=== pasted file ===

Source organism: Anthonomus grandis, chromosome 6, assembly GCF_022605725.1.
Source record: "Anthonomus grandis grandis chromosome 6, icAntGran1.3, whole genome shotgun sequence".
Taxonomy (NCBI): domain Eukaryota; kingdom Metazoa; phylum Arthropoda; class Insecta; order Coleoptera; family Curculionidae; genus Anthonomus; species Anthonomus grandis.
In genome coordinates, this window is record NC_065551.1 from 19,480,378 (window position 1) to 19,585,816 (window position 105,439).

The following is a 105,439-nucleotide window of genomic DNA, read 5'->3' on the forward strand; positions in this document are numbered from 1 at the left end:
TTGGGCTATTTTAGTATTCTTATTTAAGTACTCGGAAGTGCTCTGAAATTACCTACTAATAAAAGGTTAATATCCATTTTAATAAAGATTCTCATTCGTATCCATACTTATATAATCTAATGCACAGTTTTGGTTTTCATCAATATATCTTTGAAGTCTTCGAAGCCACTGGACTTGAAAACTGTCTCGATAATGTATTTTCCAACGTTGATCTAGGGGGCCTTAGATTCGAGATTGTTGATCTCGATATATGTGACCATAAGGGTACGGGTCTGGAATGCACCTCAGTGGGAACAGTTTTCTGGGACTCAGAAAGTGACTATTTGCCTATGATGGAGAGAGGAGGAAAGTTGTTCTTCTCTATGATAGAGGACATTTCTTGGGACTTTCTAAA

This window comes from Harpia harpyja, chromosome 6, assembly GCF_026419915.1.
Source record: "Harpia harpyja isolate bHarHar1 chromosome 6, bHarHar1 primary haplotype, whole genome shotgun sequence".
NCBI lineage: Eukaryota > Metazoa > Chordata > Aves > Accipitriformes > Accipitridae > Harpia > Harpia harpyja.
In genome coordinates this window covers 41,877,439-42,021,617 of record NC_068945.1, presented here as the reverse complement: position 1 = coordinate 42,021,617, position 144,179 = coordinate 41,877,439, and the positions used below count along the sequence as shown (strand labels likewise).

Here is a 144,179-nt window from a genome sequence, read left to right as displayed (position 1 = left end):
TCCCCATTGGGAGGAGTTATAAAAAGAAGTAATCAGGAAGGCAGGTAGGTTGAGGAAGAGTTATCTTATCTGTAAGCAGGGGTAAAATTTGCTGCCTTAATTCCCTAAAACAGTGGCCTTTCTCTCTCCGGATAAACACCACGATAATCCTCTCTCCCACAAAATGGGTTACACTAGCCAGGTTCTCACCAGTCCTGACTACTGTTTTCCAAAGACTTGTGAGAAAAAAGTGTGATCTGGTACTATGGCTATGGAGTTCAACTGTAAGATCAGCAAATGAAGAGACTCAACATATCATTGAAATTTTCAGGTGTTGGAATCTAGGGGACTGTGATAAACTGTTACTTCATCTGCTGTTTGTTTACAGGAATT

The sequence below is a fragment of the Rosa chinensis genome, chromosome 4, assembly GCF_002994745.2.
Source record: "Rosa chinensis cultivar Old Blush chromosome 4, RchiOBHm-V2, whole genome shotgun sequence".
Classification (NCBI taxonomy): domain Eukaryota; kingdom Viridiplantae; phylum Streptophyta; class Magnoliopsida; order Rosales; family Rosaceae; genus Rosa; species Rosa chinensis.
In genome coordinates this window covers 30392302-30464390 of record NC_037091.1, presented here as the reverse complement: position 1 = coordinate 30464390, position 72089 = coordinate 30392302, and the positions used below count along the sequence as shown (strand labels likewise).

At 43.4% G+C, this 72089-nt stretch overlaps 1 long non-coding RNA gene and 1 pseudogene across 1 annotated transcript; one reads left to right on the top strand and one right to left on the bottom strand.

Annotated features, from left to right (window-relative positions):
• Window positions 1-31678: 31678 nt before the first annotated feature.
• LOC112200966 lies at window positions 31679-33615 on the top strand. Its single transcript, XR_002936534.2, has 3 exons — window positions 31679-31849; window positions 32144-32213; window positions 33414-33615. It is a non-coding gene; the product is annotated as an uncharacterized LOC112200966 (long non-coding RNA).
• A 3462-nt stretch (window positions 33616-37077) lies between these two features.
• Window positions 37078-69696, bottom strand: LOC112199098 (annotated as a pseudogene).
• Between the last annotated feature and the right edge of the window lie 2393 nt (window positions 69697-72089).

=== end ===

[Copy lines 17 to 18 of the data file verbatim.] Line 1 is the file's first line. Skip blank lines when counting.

At 43.4% G+C, this 72089-nt stretch overlaps 1 long non-coding RNA gene and 1 pseudogene across 1 annotated transcript; one reads left to right on the top strand and one right to left on the bottom strand.

Annotated features, from left to right (window-relative positions):